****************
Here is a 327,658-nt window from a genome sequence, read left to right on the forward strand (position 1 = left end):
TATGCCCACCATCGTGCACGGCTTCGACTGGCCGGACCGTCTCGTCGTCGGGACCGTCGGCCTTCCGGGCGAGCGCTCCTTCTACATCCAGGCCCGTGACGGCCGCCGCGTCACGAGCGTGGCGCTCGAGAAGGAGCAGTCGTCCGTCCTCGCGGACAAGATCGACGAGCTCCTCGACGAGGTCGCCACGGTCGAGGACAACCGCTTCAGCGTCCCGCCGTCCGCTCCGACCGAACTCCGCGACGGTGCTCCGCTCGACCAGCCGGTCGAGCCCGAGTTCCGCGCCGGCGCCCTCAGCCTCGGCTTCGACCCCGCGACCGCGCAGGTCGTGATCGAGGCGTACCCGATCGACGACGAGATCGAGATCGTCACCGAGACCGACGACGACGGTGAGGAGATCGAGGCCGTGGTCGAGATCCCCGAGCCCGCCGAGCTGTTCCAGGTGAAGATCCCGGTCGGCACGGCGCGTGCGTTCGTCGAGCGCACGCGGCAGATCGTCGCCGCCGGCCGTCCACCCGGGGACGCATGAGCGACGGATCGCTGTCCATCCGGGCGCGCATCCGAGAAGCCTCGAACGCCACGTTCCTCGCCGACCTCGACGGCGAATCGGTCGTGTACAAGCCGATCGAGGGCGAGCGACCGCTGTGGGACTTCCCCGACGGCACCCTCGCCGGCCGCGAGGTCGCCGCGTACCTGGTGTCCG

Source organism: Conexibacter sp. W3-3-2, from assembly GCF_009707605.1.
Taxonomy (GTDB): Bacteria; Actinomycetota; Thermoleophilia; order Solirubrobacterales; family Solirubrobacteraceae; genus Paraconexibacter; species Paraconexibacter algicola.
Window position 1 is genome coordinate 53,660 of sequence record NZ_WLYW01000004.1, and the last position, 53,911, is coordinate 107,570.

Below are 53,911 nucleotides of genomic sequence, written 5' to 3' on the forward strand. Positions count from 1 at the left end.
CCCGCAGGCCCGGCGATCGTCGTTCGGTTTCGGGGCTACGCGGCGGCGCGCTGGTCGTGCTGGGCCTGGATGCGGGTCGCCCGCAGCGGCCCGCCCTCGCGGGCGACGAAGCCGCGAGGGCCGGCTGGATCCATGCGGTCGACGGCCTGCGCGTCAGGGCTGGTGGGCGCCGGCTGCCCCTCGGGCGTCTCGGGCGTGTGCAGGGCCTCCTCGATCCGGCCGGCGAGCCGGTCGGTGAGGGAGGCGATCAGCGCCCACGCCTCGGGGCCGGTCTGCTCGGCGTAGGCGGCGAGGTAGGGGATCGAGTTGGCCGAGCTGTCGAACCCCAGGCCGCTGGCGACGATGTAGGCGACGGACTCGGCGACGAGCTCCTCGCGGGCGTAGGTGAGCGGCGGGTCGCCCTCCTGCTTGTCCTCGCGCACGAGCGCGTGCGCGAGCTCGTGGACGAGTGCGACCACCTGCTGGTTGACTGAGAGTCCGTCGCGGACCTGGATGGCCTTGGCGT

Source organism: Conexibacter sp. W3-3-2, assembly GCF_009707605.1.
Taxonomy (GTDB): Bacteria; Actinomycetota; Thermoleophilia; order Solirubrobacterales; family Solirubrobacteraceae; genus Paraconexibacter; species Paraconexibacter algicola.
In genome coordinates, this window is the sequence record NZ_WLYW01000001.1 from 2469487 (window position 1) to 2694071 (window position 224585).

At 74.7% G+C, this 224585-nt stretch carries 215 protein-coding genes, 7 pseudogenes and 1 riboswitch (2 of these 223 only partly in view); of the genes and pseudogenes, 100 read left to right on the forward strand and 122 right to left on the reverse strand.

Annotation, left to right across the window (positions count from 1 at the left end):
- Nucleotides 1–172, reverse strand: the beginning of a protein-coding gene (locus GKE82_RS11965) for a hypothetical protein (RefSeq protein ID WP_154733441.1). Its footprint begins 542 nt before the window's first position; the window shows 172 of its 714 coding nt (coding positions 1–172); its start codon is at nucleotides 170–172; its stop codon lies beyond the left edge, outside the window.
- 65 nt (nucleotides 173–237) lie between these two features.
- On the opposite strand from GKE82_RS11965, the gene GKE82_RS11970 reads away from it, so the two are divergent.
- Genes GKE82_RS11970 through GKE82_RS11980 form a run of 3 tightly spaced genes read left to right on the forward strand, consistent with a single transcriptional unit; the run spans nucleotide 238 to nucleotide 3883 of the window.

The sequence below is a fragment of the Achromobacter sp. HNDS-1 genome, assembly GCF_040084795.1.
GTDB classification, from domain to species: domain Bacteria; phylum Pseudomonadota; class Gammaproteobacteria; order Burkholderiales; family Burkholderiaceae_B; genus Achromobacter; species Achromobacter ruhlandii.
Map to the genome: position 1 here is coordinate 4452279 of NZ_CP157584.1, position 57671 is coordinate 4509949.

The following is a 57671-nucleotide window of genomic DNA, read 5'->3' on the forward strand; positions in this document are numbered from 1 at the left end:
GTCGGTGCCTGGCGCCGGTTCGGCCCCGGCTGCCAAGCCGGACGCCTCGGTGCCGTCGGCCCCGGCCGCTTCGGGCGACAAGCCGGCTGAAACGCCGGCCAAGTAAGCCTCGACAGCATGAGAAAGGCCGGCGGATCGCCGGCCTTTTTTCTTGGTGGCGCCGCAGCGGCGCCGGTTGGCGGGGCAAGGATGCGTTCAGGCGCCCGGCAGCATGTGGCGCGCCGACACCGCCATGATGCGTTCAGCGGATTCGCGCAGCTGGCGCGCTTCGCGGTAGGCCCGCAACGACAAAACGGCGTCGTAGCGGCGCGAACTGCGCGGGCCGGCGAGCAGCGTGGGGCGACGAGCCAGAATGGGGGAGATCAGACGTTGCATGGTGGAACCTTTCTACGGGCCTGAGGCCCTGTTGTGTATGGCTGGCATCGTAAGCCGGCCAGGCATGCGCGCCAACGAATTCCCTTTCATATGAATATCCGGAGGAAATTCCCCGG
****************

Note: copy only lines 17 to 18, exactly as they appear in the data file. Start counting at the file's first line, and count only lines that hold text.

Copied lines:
The sequence below is a fragment of the Achromobacter sp. HNDS-1 genome, assembly GCF_040084795.1.
GTDB classification, from domain to species: domain Bacteria; phylum Pseudomonadota; class Gammaproteobacteria; order Burkholderiales; family Burkholderiaceae_B; genus Achromobacter; species Achromobacter ruhlandii.